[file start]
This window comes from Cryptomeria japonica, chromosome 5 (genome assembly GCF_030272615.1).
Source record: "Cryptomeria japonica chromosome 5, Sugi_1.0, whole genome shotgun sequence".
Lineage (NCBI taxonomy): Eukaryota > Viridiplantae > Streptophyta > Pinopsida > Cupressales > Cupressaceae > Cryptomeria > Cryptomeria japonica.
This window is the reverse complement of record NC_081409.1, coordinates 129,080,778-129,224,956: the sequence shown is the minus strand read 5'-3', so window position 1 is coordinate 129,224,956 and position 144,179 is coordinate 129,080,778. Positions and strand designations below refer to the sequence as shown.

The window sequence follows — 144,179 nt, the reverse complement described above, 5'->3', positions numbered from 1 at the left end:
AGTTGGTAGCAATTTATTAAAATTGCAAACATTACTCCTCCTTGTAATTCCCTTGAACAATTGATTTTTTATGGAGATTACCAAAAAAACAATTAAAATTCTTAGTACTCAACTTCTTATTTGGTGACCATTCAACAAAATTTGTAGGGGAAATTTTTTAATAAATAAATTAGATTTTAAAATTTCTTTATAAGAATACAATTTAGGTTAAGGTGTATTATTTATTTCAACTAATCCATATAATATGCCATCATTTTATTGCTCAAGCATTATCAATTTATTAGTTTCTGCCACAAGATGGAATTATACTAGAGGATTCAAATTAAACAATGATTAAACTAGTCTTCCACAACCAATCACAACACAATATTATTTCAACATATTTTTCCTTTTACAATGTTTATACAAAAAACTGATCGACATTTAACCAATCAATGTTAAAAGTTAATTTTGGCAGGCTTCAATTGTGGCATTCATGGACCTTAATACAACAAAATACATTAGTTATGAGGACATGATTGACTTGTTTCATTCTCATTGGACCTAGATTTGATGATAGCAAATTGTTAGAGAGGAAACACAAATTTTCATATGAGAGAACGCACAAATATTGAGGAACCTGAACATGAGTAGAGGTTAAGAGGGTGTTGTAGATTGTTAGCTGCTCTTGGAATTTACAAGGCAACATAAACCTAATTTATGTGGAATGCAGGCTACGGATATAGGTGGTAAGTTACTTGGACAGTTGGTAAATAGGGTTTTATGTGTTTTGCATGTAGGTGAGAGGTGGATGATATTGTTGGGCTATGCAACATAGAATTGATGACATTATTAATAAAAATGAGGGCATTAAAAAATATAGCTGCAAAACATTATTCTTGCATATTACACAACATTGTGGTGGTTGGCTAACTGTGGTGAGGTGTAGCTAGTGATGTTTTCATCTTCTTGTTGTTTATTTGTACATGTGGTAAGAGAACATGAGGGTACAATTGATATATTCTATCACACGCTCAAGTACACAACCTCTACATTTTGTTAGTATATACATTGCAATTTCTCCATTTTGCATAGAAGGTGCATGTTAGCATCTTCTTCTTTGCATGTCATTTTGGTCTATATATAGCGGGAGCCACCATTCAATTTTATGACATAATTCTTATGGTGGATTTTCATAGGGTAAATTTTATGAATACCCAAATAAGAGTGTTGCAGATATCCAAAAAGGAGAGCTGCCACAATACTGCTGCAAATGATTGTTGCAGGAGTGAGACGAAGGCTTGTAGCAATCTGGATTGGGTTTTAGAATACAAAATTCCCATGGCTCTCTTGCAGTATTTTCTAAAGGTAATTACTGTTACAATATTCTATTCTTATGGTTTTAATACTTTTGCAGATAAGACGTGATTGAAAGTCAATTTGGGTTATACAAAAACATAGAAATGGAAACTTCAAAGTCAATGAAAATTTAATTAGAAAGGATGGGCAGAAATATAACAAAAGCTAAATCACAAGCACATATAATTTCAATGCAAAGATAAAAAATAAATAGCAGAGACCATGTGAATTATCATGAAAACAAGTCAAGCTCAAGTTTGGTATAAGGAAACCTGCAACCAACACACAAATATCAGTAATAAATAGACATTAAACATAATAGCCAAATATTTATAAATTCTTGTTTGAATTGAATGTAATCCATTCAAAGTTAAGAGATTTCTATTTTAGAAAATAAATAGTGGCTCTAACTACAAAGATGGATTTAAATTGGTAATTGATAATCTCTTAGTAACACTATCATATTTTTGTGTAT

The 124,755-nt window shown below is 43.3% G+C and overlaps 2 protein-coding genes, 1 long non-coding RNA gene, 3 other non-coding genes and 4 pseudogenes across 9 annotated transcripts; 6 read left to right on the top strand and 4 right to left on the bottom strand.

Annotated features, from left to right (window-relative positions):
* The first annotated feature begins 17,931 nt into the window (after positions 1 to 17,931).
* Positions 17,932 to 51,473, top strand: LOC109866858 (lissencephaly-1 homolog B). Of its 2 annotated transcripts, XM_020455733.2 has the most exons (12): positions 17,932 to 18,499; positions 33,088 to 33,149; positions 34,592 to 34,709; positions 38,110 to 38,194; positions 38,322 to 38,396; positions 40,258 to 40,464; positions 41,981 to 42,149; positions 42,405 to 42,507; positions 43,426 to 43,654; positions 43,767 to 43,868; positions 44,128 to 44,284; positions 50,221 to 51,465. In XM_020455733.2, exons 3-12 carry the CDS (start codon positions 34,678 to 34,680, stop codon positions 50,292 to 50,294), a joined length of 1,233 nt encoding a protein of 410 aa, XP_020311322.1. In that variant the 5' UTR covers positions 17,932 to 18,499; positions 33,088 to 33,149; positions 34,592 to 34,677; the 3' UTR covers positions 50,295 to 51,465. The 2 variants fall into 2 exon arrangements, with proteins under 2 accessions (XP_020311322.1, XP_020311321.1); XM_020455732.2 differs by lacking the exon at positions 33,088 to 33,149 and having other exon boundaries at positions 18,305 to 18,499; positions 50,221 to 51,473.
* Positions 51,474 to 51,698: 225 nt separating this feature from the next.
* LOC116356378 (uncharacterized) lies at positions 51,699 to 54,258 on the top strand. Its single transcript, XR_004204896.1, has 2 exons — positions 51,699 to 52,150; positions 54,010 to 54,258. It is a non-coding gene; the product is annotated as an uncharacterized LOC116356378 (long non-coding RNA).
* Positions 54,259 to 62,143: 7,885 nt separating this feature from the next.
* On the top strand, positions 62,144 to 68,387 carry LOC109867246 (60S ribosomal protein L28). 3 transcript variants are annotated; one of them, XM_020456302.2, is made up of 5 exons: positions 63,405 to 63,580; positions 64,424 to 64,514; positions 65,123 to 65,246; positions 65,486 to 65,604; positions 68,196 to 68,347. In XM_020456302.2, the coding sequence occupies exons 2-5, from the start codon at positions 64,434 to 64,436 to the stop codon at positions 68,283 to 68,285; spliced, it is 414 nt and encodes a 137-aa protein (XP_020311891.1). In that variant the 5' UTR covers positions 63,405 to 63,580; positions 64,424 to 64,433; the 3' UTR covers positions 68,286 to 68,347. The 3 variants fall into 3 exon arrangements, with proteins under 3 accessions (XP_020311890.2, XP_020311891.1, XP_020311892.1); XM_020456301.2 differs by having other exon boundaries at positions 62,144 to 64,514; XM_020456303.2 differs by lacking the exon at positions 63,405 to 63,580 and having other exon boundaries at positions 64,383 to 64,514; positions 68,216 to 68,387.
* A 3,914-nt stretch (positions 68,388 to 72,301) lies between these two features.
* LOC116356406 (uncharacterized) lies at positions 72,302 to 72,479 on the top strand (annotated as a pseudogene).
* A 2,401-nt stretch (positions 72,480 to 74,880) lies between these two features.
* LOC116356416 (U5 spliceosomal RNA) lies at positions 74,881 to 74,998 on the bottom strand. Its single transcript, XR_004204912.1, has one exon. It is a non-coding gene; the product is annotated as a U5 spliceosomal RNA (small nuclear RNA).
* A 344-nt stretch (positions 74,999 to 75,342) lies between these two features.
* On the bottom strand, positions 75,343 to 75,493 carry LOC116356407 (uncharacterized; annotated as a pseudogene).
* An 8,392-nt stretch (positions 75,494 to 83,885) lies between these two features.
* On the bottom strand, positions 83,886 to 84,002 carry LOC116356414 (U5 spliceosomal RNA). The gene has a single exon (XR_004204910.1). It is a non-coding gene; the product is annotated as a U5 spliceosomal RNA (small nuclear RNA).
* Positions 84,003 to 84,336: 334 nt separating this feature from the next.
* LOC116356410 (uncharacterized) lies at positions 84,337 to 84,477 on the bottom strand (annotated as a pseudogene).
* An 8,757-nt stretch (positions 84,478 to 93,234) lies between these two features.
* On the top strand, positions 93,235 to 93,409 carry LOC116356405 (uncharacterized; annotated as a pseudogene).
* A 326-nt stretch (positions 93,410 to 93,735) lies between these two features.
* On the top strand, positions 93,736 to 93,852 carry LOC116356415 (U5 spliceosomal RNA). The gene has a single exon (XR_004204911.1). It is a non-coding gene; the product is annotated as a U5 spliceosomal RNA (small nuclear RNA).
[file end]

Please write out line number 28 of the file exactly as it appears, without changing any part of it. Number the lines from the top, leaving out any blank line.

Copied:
* On the top strand, positions 93,736 to 93,852 carry LOC116356415 (U5 spliceosomal RNA). The gene has a single exon (XR_004204911.1). It is a non-coding gene; the product is annotated as a U5 spliceosomal RNA (small nuclear RNA).